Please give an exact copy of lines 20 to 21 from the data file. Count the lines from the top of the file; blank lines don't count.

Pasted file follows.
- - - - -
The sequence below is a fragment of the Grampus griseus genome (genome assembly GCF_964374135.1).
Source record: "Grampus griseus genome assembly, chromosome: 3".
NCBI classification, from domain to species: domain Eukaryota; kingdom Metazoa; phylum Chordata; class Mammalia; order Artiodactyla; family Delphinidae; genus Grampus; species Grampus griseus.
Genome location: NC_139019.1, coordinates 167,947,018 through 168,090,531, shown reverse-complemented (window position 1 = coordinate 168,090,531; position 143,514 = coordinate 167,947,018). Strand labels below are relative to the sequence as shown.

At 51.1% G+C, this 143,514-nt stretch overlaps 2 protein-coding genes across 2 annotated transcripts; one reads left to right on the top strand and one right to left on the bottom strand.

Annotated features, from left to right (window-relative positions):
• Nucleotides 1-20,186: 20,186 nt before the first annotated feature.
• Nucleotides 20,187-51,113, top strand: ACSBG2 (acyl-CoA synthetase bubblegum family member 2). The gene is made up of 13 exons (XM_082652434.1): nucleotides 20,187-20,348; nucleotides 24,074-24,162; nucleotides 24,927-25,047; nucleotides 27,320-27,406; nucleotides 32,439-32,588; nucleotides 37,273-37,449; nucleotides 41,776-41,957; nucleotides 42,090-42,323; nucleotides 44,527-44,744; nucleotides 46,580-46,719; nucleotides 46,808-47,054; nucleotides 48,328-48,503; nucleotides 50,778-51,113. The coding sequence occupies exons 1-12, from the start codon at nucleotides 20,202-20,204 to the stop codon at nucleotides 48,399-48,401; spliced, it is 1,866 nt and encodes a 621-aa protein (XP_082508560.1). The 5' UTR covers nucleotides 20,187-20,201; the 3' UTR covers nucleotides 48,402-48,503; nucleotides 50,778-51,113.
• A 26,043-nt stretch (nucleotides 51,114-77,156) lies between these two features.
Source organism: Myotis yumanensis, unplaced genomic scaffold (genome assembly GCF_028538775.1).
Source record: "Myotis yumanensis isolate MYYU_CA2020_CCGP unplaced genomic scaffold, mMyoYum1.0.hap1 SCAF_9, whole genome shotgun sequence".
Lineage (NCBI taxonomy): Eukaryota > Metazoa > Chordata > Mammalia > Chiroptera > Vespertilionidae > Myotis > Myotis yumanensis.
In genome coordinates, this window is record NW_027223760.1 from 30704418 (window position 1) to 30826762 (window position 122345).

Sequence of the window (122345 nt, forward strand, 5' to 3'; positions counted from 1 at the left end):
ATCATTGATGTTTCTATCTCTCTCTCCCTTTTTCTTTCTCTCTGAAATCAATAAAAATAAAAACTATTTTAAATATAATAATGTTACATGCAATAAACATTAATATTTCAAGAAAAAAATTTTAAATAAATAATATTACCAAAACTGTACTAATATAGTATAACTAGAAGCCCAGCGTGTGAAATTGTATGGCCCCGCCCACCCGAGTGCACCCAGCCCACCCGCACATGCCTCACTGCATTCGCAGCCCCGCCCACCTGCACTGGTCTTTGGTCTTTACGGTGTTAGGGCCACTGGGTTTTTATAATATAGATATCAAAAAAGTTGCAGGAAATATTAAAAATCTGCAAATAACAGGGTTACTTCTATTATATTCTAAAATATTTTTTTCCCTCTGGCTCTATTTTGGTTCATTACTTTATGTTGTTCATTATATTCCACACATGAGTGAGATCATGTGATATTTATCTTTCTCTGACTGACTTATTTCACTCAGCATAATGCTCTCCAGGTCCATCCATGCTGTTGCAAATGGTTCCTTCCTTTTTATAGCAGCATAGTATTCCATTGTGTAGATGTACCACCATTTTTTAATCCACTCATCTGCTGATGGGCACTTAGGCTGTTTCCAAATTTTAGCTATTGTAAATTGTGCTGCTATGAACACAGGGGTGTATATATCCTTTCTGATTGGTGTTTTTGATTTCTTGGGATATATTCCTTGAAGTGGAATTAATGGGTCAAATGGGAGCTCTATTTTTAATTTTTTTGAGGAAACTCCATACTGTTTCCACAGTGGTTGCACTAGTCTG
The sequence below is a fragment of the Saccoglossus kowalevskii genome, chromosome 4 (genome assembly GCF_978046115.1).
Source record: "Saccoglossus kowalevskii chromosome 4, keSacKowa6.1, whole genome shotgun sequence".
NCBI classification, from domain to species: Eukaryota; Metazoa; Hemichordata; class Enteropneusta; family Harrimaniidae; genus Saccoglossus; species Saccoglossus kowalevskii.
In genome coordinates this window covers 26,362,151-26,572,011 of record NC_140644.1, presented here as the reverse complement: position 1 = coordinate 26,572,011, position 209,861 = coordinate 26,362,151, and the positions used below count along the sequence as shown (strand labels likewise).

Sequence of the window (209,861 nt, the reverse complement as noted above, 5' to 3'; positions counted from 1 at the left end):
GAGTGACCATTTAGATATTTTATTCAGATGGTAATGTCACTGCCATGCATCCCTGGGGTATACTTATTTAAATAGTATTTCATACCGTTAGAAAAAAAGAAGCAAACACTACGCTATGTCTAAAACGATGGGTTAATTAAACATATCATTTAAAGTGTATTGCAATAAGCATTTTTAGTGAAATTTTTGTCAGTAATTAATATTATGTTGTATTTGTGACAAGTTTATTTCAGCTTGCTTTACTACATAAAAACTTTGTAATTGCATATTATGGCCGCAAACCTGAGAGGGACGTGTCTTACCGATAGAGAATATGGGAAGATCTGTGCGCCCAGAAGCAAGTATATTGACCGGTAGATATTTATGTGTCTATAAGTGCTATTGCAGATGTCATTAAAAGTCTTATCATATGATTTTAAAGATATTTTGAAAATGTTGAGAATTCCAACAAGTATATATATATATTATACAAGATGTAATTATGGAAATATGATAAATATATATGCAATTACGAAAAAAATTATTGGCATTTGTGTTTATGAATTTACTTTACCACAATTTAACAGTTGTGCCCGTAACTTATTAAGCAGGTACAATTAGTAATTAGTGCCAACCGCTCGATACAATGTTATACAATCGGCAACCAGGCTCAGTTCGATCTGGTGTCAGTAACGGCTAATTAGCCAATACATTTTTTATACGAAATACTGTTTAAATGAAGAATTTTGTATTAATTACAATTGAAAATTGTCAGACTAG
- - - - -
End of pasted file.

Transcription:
Sequence of the window (209,861 nt, the reverse complement as noted above, 5' to 3'; positions counted from 1 at the left end):
GAGTGACCATTTAGATATTTTATTCAGATGGTAATGTCACTGCCATGCATCCCTGGGGTATACTTATTTAAATAGTATTTCATACCGTTAGAAAAAAAGAAGCAAACACTACGCTATGTCTAAAACGATGGGTTAATTAAACATATCATTTAAAGTGTATTGCAATAAGCATTTTTAGTGAAATTTTTGTCAGTAATTAATATTATGTTGTATTTGTGACAAGTTTATTTCAGCTTGCTTTACTACATAAAAACTTTGTAATTGCATATTATGGCCGCAAACCTGAGAGGGACGTGTCTTACCGATAGAGAATATGGGAAGATCTGTGCGCCCAGAAGCAAGTATATTGACCGGTAGATATTTATGTGTCTATAAGTGCTATTGCAGATGTCATTAAAAGTCTTATCATATGATTTTAAAGATATTTTGAAAATGTTGAGAATTCCAACAAGTATATATATATATTATACAAGATGTAATTATGGAAATATGATAAATATATATGCAATTACGAAAAAAATTATTGGCATTTGTGTTTATGAATTTACTTTACCACAATTTAACAGTTGTGCCCGTAACTTATTAAGCAGGTACAATTAGTAATTAGTGCCAACCGCTCGATACAATGTTATACAATCGGCAACCAGGCTCAGTTCGATCTGGTGTCAGTAACGGCTAATTAGCCAATACATTTTTTATACGAAATACTGTTTAAATGAAGAATTTTGTATTAATTACAATTGAAAATTGTCAGACTAG